I don’t know how I missed this, but I did. In 2006 a number of sources–including the National Public Radio, reported, “A construction crew excavating land for a new high rise in San Francisco’s South of Market neighborhood recently dug-up a well-preserved chunk of the city’s maritime past: A 19th-century whaling ship that archeologists believe was buried and forgotten as landfill after being abandoned by fortune-seeking sailors during the Gold Rush.”
So what does this have to do with Adventist history? Plenty as it turns out. The ship was identified as the barque Candace which once carried Captain Joseph Bates on a voyage from Peru to Boston. Bates did not command the ship on this particular voyage but apparently travelled as a passenger, according to the Adventist News Network report.
Joseph Bates was a founding member of the Seventh-day Adventist Church, and is particularly known for his promotion of the seventh-day Sabbath. During the spring of 1845 he accepted the seventh-day Sabbath after reading a pamphlet by T. M. Preble. Bates became known as the “apostle of the Sabbath” and wrote several booklets on the topic. One of the first, published in 1846, was entitled The Seventh Day Sabbath, a Perpetual Sign.
Bates’ autobiography has the wonderfully unwieldy title: The Autobiography of Elder Joseph Bates; Embracing a Long Life on Shipboard, with Sketches of Voyages on the Atlantic and Pacific Oceans, the Baltic and Mediterranean Seas; Also Impressment and Service on Board British War Ships, Long Confinement in Dartmoor Prison, Early Experience in Reformatory Movements; Travels in Various Parts of the World; and a Brief Account of the Great Advent Movement of 1840-44; and was first published as a book in 1868. (Its first publication was as a series of fifty-one (yes 51!) articles in the Youth’s Instructor between November 1858 and May 1863.), Later editions carried the more readable title: The Early Life and Later Experience and Labors of Elder Joseph Bates. An online copy of this second (1877) edition edited by James White is available online. In this edition, Bates’ voyage home to Boston is found in chapter 14.His voyage on the Candace take place before his conversion and before his encounter with the teachings of William Miller. A dedicated sailor, Bates records his feelings as the Candace left port:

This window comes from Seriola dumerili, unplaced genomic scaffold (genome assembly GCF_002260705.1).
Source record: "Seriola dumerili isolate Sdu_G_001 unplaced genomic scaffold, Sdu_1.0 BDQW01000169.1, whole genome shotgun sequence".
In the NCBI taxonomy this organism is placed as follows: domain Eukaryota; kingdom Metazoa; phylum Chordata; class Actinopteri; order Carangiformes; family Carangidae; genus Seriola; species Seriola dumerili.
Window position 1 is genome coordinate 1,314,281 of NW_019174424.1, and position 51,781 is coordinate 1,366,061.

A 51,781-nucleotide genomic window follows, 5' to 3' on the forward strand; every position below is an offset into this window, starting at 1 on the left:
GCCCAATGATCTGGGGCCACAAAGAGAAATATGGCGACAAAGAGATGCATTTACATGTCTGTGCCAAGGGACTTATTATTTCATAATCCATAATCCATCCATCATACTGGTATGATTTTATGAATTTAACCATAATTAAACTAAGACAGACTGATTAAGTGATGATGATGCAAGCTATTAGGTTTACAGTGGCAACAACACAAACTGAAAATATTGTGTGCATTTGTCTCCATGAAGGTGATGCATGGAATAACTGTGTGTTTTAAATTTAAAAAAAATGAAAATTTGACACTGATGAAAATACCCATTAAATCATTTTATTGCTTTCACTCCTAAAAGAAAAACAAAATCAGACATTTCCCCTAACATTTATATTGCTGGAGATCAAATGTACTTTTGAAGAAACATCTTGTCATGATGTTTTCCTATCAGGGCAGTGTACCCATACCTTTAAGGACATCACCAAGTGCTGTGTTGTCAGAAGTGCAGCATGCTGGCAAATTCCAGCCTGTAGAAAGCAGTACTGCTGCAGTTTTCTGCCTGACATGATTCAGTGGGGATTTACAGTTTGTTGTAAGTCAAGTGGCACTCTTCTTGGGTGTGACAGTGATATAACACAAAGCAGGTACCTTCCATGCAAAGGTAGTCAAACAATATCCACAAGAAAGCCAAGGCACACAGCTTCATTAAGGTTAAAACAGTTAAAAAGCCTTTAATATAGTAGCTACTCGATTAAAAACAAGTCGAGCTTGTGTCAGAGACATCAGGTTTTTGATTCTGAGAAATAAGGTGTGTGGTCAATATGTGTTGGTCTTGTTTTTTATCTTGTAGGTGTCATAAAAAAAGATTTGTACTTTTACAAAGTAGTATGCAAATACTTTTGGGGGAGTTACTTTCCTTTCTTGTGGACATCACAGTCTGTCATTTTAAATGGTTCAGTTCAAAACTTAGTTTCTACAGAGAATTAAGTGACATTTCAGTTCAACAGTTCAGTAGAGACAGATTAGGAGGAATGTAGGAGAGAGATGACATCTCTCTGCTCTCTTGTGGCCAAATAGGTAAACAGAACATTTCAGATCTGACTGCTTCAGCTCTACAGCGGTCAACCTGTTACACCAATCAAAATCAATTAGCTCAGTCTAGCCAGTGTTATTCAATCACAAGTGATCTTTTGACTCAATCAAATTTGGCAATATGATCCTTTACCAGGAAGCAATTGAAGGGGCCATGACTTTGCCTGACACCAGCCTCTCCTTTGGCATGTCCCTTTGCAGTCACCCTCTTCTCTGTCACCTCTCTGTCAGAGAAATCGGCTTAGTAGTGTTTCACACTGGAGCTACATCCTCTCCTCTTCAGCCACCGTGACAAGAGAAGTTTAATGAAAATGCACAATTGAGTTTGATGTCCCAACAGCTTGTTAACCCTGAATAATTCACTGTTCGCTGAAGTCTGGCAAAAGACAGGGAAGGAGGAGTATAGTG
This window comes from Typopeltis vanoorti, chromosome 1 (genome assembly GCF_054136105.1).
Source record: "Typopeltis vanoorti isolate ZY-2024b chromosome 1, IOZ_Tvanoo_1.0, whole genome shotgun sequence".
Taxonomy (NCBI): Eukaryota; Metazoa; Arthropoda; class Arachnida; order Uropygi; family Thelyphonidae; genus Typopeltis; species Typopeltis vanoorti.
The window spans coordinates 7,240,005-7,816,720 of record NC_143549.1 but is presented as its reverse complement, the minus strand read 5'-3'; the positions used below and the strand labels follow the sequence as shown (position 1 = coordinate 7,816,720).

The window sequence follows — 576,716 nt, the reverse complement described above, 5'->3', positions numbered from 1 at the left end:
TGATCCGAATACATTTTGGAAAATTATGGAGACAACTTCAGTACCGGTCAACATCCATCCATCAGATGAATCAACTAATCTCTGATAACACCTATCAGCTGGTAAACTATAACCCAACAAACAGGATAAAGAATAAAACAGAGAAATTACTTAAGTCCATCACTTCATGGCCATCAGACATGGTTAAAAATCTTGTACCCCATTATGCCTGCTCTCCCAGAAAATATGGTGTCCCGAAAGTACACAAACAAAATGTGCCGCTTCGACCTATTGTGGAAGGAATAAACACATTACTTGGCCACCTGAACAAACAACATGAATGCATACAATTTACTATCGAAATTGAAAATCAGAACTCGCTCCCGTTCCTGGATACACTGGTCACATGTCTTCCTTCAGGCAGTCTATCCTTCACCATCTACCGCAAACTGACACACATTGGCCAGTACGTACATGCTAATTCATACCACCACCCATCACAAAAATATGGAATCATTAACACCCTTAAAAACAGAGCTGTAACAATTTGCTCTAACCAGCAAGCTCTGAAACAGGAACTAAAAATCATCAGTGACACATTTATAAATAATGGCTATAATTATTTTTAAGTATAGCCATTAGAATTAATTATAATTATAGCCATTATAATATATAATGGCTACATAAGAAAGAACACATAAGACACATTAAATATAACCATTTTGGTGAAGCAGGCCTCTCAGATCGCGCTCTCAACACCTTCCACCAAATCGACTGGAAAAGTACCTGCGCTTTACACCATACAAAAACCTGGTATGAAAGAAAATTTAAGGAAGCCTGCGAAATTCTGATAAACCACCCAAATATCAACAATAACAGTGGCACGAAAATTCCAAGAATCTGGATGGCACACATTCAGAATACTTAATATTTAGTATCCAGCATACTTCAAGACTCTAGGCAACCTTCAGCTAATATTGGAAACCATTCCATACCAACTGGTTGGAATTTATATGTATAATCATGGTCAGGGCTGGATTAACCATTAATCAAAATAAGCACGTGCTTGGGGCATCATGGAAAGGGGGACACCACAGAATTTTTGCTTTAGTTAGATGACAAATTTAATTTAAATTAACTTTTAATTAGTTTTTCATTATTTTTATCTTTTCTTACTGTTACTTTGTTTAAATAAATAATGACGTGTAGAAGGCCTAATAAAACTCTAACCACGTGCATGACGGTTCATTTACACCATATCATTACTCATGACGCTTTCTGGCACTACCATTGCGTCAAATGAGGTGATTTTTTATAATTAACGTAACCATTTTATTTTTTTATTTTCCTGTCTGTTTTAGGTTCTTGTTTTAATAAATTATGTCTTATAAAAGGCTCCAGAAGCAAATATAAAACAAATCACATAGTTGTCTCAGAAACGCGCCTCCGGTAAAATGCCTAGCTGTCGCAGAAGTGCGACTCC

“None but those who experience these feelings can tell the thrill that fills every soul, from the captain to the cabin-boy, when the order is given to ‘weigh anchor for home.’ New life, with energy and strength, seems to actuate all on board. The hardy sailors clinch their hand-spikes, the windlass begins to roll and bring the watery cable on deck. The gallant ship, seemingly participating with her joyous crew, advances step by step to her anchor, until the officer cries out, ‘Hold! the cable is a-peak!’ The top-sails are now loosed, sheeted home, and hoisted to the mast-head, and the yards are braced to cant the ship’s head out of the harbor. The windlass is now manned again. The ship is soon up with her anchor. A few more turns of the windlass, and the anchor breaks its hold, and the gallant ship is free. The anchor is up and swung to the cat-head, and the ship’s sails fill with the freshening gale. The sailors cry, ‘We are homeward bound.'”
Upon his arrival in Boston, Bates met a daughter whom he had not yet seen: “A little blue-eyed girl of sixteen months, whom I had never seen, was here waiting with her mother to greet me, and welcome me once more to our comfortable and joyous fire-side. As I had been absent from home over two years, I designed to enjoy the society of my family and friends for a little season.”
Godfrey T. Anderson has written a wonderfully interesting article based on Bates’ logbook for his 1827 voyage on the brig Empress (“The Captain Lays down the Law” The New England Quarterly, Vol. 44:2 (1971), 305-309.).
As Anderson points out, the logbook “handwritten by Captain Bates and over a hundred pages in length, gives an insight into the strong feelings on religion which he was experiencing at this precise time. Typical of the comments was his entry of September 28, 1827: (Sunday) ‘I know not what the Lord is preparing me for, or why I have such conflicts in my mind…. But I feel sometimes such a spirit within me for fear I shall be led to commit some dreadful sin for which I know I must suffer.'”